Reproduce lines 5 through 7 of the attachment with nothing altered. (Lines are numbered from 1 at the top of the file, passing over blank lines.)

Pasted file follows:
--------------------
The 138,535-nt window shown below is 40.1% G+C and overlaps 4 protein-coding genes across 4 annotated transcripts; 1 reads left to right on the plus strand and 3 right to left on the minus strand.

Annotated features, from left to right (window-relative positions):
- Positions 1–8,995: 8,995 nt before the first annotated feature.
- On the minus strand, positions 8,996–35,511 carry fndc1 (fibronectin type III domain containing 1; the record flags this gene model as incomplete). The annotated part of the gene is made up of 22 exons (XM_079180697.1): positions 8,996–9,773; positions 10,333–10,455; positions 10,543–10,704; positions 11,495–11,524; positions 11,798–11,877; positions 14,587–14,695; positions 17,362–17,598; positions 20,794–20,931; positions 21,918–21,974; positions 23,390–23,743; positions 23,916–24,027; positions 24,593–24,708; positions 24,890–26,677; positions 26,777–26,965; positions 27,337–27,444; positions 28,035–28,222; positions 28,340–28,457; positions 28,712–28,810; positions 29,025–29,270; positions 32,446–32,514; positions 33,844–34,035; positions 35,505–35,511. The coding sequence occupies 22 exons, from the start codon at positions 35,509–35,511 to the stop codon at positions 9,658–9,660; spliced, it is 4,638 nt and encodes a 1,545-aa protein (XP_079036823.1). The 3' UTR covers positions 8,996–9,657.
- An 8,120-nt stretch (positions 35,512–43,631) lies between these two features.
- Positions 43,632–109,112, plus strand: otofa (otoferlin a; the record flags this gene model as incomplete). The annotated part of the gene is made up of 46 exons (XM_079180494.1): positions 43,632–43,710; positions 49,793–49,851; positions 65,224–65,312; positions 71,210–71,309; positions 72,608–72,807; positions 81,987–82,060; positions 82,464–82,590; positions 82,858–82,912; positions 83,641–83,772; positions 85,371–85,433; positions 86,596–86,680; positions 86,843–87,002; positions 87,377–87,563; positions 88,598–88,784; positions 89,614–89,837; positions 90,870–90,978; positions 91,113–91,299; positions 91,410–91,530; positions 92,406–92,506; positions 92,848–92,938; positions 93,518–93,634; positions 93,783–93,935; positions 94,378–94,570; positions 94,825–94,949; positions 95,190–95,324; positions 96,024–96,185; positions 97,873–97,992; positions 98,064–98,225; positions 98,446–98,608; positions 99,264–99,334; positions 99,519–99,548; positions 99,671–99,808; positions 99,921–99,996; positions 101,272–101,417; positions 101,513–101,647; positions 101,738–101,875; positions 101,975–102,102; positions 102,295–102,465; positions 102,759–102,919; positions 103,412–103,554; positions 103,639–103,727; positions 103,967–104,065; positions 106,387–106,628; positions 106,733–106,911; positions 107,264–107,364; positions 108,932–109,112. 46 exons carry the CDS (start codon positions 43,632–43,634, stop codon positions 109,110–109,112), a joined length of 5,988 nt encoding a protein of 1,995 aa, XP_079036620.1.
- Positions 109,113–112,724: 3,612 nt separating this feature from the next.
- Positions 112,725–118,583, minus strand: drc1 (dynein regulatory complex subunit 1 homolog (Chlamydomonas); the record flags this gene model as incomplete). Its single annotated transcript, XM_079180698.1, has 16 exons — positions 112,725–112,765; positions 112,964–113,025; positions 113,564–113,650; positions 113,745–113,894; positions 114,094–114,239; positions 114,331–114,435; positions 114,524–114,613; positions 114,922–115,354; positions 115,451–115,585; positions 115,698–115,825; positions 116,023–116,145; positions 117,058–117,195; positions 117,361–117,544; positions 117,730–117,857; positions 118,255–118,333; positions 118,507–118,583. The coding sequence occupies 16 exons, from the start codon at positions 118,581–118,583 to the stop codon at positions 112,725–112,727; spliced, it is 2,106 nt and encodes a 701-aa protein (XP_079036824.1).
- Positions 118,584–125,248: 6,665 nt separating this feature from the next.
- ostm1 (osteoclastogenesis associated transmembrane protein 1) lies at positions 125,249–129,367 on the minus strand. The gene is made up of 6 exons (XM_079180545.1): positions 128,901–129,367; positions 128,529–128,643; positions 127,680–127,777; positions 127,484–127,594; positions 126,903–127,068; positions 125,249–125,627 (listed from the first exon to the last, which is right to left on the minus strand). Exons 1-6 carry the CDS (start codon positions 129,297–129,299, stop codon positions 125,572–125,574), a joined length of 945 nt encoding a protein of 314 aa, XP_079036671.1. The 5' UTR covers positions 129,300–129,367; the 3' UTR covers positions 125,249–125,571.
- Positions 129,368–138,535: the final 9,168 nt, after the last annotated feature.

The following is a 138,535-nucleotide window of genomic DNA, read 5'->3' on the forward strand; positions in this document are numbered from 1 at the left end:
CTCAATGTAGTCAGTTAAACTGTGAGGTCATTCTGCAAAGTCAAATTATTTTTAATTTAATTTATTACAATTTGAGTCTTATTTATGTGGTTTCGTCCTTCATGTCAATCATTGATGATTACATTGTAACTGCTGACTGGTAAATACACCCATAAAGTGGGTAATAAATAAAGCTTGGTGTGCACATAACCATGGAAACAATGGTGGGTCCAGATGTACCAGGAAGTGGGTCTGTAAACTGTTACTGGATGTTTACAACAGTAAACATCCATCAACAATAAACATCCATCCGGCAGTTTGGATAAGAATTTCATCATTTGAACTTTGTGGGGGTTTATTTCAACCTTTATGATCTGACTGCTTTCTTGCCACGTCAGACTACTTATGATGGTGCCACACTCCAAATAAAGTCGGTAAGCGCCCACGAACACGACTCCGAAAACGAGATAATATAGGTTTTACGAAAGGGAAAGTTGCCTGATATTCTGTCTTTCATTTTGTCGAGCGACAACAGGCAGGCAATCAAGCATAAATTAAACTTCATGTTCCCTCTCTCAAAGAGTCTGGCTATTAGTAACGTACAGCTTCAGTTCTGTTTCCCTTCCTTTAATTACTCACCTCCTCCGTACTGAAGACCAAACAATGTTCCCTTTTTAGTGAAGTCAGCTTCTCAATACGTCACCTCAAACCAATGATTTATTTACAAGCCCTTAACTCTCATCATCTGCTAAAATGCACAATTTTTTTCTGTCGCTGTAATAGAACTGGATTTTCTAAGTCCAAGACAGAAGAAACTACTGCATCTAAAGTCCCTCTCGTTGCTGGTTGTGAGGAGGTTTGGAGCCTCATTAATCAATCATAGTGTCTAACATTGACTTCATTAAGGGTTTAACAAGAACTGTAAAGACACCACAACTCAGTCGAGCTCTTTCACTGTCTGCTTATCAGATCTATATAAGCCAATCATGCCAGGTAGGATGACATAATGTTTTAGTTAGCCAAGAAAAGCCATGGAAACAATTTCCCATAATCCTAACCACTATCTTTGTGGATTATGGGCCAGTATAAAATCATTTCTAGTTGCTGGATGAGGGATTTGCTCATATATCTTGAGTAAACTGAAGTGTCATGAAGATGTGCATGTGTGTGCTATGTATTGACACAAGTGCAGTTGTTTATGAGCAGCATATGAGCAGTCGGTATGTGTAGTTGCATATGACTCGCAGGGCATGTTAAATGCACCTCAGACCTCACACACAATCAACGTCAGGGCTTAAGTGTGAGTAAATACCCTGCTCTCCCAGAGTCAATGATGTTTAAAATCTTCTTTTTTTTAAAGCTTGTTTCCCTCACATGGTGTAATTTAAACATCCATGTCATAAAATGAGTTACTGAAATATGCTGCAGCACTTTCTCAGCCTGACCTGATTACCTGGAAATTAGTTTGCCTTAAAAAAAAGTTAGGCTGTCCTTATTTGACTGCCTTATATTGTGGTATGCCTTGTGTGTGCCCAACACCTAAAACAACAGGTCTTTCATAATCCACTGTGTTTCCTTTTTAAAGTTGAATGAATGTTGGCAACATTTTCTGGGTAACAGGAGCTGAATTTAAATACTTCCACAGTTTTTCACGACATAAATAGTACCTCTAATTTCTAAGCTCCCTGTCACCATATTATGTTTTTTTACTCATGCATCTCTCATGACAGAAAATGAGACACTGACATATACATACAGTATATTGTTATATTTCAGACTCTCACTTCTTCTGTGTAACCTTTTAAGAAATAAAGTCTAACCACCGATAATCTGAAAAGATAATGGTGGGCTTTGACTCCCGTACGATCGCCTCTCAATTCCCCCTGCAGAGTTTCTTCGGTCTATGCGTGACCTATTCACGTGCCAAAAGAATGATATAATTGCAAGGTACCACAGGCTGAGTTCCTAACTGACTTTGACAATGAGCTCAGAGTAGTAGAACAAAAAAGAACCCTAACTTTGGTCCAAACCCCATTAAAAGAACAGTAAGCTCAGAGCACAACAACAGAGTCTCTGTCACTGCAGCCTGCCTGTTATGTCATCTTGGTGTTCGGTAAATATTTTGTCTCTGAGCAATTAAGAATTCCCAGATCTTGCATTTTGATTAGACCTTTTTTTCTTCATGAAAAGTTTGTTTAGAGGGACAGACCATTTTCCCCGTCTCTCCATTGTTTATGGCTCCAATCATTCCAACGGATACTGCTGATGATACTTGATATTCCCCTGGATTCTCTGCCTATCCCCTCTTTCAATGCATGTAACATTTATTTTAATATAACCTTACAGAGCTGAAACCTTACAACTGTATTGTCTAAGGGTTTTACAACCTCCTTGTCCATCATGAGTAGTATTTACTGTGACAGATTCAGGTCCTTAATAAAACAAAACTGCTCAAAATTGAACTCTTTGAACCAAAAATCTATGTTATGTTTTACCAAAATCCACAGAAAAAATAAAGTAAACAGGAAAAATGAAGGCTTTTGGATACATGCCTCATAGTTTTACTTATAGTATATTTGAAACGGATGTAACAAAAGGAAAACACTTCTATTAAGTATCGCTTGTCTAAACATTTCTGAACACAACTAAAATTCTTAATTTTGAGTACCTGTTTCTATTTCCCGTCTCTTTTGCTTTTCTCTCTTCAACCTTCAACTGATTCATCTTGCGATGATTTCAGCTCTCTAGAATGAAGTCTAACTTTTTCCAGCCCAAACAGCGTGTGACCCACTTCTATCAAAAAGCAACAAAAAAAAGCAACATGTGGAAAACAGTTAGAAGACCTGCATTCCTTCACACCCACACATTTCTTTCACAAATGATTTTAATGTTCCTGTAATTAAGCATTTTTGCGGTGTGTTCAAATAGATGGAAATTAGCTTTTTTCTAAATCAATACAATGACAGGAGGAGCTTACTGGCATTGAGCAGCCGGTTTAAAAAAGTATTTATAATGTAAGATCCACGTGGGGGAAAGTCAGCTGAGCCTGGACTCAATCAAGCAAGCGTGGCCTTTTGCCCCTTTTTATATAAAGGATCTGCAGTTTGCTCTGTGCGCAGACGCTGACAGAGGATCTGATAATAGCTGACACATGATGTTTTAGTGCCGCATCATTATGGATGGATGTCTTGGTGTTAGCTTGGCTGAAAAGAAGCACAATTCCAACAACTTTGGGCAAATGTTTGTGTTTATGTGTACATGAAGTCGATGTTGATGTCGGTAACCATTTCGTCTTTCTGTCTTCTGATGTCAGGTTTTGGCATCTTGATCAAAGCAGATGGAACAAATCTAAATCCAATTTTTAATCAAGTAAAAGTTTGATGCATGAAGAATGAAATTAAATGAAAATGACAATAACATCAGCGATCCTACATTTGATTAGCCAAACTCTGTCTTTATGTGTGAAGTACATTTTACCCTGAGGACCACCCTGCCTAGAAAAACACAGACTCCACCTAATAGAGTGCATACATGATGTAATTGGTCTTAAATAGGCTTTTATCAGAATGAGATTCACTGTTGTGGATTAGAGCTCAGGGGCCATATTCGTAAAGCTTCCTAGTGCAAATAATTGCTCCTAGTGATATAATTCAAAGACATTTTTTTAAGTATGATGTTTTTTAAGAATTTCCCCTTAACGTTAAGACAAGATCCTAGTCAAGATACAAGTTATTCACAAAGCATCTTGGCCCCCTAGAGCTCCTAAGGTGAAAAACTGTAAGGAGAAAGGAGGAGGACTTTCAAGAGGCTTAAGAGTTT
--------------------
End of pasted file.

- An 8,120-nt stretch (positions 35,512–43,631) lies between these two features.
- Positions 43,632–109,112, plus strand: otofa (otoferlin a; the record flags this gene model as incomplete). The annotated part of the gene is made up of 46 exons (XM_079180494.1): positions 43,632–43,710; positions 49,793–49,851; positions 65,224–65,312; positions 71,210–71,309; positions 72,608–72,807; positions 81,987–82,060; positions 82,464–82,590; positions 82,858–82,912; positions 83,641–83,772; positions 85,371–85,433; positions 86,596–86,680; positions 86,843–87,002; positions 87,377–87,563; positions 88,598–88,784; positions 89,614–89,837; positions 90,870–90,978; positions 91,113–91,299; positions 91,410–91,530; positions 92,406–92,506; positions 92,848–92,938; positions 93,518–93,634; positions 93,783–93,935; positions 94,378–94,570; positions 94,825–94,949; positions 95,190–95,324; positions 96,024–96,185; positions 97,873–97,992; positions 98,064–98,225; positions 98,446–98,608; positions 99,264–99,334; positions 99,519–99,548; positions 99,671–99,808; positions 99,921–99,996; positions 101,272–101,417; positions 101,513–101,647; positions 101,738–101,875; positions 101,975–102,102; positions 102,295–102,465; positions 102,759–102,919; positions 103,412–103,554; positions 103,639–103,727; positions 103,967–104,065; positions 106,387–106,628; positions 106,733–106,911; positions 107,264–107,364; positions 108,932–109,112. 46 exons carry the CDS (start codon positions 43,632–43,634, stop codon positions 109,110–109,112), a joined length of 5,988 nt encoding a protein of 1,995 aa, XP_079036620.1.
- Positions 109,113–112,724: 3,612 nt separating this feature from the next.